thrilled that Manny and I will be staying in a room at the Royal Sonesta Hotel,
smack in the middle of the Quarter, the most iconic area of NOLA. This is
courtesy of my good buddy Rod, who takes care of the plants there and will be there
weathering the storm. There will no doubt be many stories of bonding with
people in the shelter. I would think that the Royal Sonesta management would
blanche at the "shelter" moniker, it being a top luxury hotel in the city. I'll be
able to get some once-in-a-lifetime recordings of the Quarter (and downtown
NOLA in general) completely closed down.

News flash: Pilot just told us that the skies are clear in NOLA, and we'll be
landing at 2:10 a.m. Winds are out of the northeast at 10 mph. He told us to
look out the window: solid traffic on I-10 westbound. Supposedly there was
gridlock in NOLA most of the day from noon on. Gridlock as in taking six hours to
cover 10 milies that might normally take 10 minutes. This is a main reason
why my mother and I are not going to risk being caught in the midst of a
trafficjam.

Speaking of which, we can see cars bumper-to-bumper on I-10--a continuous
string of headlights, moving very,very slowly.

A friend of Rod's drives a cab and will be there to greet me at the airport
to get me home.

AT HOME: CITY PARK AVE. 0300 HOURS
I'm back home , at which point I started getting my stuff together, but not
only after I played some Led Zeppelin really loud.

I'm going to be checking in on a few friends first thing this a.m.: helping
Rod get his cats to the Sonesta and giving walkie talkies to my friends David
and Mari, going to Swelltone to pick up my Deva (hard disc recorder) to be able
to record all this. Also, buy some last-minute groceries. Then I'm going to
come home to shower and shave and then go pick up Manny.

Word has it that they will be closing the highways starting at noon.

Well, hurricane-force winds are due here by early Thursday morning, Sept. 16.
Forty years ago to the day another force of nature blasted through New
Orleans, an event that I missed even though I lived only a mile away: The Beatles at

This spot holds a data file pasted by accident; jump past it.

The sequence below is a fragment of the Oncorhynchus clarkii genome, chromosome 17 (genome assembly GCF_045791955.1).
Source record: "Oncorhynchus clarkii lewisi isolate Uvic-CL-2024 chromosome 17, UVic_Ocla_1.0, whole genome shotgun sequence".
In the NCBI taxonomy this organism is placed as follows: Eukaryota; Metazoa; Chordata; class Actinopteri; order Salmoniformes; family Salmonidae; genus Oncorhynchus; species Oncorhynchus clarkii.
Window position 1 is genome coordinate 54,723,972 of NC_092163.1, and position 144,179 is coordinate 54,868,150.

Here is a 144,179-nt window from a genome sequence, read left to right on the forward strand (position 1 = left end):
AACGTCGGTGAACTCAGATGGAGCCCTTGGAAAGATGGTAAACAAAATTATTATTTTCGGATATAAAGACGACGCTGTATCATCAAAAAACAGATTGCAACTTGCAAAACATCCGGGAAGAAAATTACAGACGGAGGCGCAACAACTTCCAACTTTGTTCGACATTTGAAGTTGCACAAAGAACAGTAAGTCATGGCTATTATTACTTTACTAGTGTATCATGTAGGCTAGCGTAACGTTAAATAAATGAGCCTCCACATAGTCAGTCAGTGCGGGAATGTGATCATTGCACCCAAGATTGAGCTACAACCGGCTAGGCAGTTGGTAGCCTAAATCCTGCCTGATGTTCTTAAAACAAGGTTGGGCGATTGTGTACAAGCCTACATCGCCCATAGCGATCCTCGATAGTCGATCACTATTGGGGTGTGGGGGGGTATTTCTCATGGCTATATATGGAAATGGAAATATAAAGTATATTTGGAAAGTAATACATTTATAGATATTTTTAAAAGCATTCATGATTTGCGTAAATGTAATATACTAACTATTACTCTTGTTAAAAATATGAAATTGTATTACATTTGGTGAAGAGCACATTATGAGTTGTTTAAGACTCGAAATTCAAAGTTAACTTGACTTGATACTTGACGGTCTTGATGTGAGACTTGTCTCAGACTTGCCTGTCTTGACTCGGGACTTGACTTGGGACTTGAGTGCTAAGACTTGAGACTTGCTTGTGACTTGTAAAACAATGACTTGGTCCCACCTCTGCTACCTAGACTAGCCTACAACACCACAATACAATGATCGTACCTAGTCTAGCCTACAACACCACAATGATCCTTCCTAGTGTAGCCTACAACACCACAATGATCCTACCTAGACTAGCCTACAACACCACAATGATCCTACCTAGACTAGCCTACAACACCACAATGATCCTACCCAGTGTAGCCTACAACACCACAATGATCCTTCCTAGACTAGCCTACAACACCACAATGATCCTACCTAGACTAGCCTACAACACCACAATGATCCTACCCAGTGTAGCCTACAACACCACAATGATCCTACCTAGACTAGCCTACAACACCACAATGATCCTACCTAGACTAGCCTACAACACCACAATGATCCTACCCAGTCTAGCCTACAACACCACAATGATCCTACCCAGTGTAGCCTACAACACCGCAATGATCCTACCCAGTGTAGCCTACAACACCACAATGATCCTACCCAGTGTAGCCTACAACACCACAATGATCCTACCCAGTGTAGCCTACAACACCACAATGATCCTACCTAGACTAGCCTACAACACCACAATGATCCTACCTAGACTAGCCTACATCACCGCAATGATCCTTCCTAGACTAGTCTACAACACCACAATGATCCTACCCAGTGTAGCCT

City Park Stadium.

ROYAL SONESTA HOTEL ROOM 5151 1640 HOURS
Driving around the city this a.m. at around 8, the city had that unmistakable
eerie "calm before the storm" feel. Empty.

Driving over to Manny's house to pick her up, I called my brudder in law,
Billy, who gave me the first bit of good news we've had in awhile: the turn to
the north that has been predicted since Bush #1 was president is FINALLY
happening, and it looks good that we've dodged a bullett yet again. In fact, a local
weathercaster was heard saying that we were in the clear. Said guy is
definitely guilty of "putting the mouth on it," as we say in the South sports talk. If
Ivan all of a sudden veers to the west and hits NOLA directly, people will be
storming the station.

We checked in at around 12:30 today, and considering that I hadn't had slept
more than a few hours the past two nights, I conked out until a few minutes
ago. As usual, life in the fast lane for me.

I Can't Get Away From Geeky Sound Talk Even If I Try Dept.: The local
channel's reporter on location, trying to explain his weird reaction to the anchors
at the studio, was heard saying: "Sorry, I had problems with the mix-minus on
my IFB."

Also heard on local TV: the mayor of a city near New Orleans said that
looters are "the products of a defective gene pool."

I'll try to send another dispatch later tonight, after I go get some
recordings on Bourbon Street.

Until then, I remain,

red beans and ricely yours,

Larry